This one is taken from here. It is really, really useful (and true to an extent) 🙂
A new manager joins the company, or an old one gets promoted, and the first thing they are eager to do is push for improved communication. Sounds familiar? Later, as manmonths go by, the effort fades away until a new guy steps in. In this post we try to break down the aspects of that vague communication concept, the real value of it, and the little tricks JOTGs can use to take advantage of the situation.
Most technical problems come down to human problems. Therefore communication is still fairly important even in a sterile engineering environment. It’s either your buddy has already solved the issue you are dealing with, or has the quick wit to help you solve it better, or someone wants to share new ways to do routine work twice as effectively, or your manager announces information you have no access to, like upcoming orgchart changes, or you need to agree on interfaces exposed to other developers and avoid duplicate work. Multiple purposes, seemingly, but it all comes down to faster development (reduce time to market, i.e. make more money), better design (save time from support and bugfixing—save money), and protect information (make announcements on a need-to-know basis, prevent data leakage to competitors, protect money).
But why do new managers like communication so much and old ones seem to slowly get to ignore it? The key is, communication must be demonstratable. New hires/promotes tend to have a desire to show off their effectiveness, both to senior management and to ordinary employees. Once they channel their workflow and gain recognition, they become happy with the status quo and just go with the flow. Founders and near-sabbaticals may even seclude themselves in a remote room, talk only to their direct subordinates, and be ignorant about the outside world. This is natural, just maintaining profit along the path of least resistance.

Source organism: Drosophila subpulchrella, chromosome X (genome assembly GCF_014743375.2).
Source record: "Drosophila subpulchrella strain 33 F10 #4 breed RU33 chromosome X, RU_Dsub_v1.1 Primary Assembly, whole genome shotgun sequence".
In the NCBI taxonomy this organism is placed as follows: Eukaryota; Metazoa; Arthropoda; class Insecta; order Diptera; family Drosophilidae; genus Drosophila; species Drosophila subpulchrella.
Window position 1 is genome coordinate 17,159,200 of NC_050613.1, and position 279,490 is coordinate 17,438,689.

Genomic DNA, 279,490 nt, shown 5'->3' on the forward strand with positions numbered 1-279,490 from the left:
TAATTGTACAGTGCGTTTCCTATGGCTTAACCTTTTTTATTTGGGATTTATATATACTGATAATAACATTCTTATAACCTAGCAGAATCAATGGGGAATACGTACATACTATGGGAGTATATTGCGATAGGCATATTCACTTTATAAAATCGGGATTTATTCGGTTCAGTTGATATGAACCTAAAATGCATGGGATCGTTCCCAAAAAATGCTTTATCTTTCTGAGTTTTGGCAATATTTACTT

So, how are we to react to newfangled overlords who at every meeting remind us to communicate more? We do as they say. Actually, we communicate just as we have until now, but more visibly. Remember this is about visibility, and not really about exchanging useful information. It’s the new managers seeing our professional conversations and it’s us presenting new managers to the outside world as facilitators. This means CC them in emails, write some design documents from an abstract point of view, draw some charts, discuss the engineering process with them. They love it. They love somebody talking in their language, they enjoy words they understand. As a side effect, you can appear smarter in their eyes. The important thing is, they will let you be once they are convinced that everybody can see that they’ve helped somebody talk to somebody.
In rare cases, hypercommunicitis may persist even after being treated with pages of managerspeakish spam. You should fall back to flooding with stupid questions then. It always works, but the downside is that when you ask stupid questions, you look… just an ordinary human resource, capable of being fine-tuned to do more work for less time (and you know what time translates to). In a team of trusted colleagues you could make a DDoS of questions, while pretending to be discussing important topics among yourselves.